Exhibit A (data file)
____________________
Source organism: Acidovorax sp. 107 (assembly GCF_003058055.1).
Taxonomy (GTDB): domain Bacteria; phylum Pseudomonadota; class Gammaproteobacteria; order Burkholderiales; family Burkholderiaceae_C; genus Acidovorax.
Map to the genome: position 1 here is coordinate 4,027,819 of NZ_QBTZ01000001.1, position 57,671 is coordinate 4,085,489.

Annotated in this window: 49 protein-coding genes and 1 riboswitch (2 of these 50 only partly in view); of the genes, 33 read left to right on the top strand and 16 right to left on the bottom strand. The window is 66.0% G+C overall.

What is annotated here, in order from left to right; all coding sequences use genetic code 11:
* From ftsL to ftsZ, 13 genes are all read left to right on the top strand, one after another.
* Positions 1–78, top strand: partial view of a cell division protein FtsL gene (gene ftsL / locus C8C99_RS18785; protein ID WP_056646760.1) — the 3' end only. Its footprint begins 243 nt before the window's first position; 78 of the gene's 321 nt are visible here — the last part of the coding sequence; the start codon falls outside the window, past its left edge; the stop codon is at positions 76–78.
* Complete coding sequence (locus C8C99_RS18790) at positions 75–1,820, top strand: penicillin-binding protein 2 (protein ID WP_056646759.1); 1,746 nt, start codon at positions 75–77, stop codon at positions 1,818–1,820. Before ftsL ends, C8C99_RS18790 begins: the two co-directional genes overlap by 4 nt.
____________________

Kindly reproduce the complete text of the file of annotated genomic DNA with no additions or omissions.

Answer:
Source organism: Acidovorax sp. 107 (assembly GCF_003058055.1).
Taxonomy (GTDB): domain Bacteria; phylum Pseudomonadota; class Gammaproteobacteria; order Burkholderiales; family Burkholderiaceae_C; genus Acidovorax.
Map to the genome: position 1 here is coordinate 4,027,819 of NZ_QBTZ01000001.1, position 57,671 is coordinate 4,085,489.

Annotated in this window: 49 protein-coding genes and 1 riboswitch (2 of these 50 only partly in view); of the genes, 33 read left to right on the top strand and 16 right to left on the bottom strand. The window is 66.0% G+C overall.

What is annotated here, in order from left to right; all coding sequences use genetic code 11:
* From ftsL to ftsZ, 13 genes are all read left to right on the top strand, one after another.
* Positions 1–78, top strand: partial view of a cell division protein FtsL gene (gene ftsL / locus C8C99_RS18785; protein ID WP_056646760.1) — the 3' end only. Its footprint begins 243 nt before the window's first position; 78 of the gene's 321 nt are visible here — the last part of the coding sequence; the start codon falls outside the window, past its left edge; the stop codon is at positions 76–78.
* Complete coding sequence (locus C8C99_RS18790) at positions 75–1,820, top strand: penicillin-binding protein 2 (protein ID WP_056646759.1); 1,746 nt, start codon at positions 75–77, stop codon at positions 1,818–1,820. Before ftsL ends, C8C99_RS18790 begins: the two co-directional genes overlap by 4 nt.